Late last year, as readers may recall, the Oklahoma Supreme Court struck down its legislature's enactment of a statute requiring that medical malpractice complaints be accompanied by a "certificate of merit" from a reviewing physician. We noted that although the certificate-of-merit idea is relatively weak stuff as liability reforms go -- even John Kerry and John Edwards saw fit to endorse it -- organized trial lawyerdom still seems intent on blocking it wherever it raises its head. Now the Arkansas Supreme Court, citing its Oklahoma colleagues with evident approval, has struck down the portion of its legislature's certificate-of-merit statute that calls for the dismissal of an action filed without such a certificate. In this case, the court's grounds for invalidating the rule was that it was procedural in nature, and the Arkansas constitution (supposedly) rigidly excludes the state legislature from interfering with matters of civil procedure. John Day comments here, and the opinion in Summerville v. Thrower is here (PDF).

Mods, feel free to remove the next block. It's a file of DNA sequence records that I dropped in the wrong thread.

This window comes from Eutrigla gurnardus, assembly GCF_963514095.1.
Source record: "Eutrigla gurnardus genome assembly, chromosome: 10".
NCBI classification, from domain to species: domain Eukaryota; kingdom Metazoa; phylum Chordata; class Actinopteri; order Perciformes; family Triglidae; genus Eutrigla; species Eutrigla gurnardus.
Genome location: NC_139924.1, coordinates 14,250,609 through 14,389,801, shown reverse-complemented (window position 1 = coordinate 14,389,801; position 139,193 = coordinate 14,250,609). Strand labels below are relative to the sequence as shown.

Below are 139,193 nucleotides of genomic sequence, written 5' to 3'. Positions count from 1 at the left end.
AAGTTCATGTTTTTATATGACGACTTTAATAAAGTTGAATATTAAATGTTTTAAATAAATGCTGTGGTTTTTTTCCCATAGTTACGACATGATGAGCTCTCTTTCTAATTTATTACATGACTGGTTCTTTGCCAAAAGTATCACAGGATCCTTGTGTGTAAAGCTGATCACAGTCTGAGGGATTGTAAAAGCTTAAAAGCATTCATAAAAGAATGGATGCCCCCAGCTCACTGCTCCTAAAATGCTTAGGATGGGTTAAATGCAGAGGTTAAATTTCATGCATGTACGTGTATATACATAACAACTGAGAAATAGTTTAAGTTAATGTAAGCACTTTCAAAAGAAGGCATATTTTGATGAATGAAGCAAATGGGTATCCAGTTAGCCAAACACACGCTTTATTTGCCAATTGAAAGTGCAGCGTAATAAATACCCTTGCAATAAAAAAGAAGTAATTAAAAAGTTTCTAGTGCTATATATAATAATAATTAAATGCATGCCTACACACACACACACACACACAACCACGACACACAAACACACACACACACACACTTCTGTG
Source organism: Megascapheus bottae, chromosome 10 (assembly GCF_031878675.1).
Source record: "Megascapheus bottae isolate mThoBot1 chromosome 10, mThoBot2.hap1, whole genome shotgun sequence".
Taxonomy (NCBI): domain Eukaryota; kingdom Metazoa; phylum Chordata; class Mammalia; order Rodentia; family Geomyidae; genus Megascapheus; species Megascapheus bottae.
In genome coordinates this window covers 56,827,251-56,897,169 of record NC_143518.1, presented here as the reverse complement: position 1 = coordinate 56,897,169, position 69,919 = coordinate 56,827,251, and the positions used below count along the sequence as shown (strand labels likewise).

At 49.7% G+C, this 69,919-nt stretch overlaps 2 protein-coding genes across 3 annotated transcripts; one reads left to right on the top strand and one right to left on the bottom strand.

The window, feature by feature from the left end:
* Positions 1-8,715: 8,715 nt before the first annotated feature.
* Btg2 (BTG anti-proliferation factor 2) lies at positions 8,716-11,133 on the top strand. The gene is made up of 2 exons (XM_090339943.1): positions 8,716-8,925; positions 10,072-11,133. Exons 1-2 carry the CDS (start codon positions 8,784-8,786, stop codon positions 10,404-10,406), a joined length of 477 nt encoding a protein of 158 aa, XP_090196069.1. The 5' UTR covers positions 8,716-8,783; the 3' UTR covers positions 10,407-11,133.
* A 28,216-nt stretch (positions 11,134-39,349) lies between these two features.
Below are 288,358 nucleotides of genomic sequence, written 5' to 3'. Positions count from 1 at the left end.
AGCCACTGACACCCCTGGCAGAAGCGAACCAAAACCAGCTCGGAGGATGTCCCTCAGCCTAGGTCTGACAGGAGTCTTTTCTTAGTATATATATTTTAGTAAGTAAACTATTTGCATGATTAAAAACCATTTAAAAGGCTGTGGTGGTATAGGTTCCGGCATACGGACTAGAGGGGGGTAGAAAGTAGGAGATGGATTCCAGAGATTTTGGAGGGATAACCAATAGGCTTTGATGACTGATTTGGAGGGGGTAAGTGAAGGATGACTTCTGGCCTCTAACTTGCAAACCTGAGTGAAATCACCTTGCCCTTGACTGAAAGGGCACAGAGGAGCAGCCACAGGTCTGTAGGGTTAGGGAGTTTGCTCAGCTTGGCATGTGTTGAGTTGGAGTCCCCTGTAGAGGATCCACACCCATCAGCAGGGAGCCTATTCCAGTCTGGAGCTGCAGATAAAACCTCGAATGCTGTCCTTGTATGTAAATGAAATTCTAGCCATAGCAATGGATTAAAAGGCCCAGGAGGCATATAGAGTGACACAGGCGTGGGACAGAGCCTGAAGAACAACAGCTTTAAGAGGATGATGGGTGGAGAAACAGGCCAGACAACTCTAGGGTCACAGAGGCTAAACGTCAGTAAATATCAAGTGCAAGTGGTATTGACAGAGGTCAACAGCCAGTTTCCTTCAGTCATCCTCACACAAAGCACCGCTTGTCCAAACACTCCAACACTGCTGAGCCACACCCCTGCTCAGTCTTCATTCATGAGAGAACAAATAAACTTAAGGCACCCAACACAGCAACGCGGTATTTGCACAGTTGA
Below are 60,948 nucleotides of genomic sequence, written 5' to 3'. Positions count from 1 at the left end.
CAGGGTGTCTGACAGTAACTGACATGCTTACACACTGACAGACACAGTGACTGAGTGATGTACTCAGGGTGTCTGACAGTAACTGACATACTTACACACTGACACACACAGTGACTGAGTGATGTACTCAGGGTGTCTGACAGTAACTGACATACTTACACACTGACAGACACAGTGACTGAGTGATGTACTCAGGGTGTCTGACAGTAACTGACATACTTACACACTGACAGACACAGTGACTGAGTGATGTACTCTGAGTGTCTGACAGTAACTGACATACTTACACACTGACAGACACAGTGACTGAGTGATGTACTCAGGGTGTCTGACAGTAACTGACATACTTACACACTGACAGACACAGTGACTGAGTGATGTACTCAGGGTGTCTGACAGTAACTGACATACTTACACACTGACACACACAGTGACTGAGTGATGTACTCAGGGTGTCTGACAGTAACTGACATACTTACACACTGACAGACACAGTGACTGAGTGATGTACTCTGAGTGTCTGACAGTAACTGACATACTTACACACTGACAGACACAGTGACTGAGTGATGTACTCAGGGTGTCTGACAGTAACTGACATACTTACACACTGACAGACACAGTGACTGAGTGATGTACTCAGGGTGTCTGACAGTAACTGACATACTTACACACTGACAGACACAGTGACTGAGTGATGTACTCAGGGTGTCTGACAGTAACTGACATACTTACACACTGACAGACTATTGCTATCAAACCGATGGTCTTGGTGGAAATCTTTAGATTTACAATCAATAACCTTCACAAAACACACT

Ark. high court strikes down certificate-of-merit law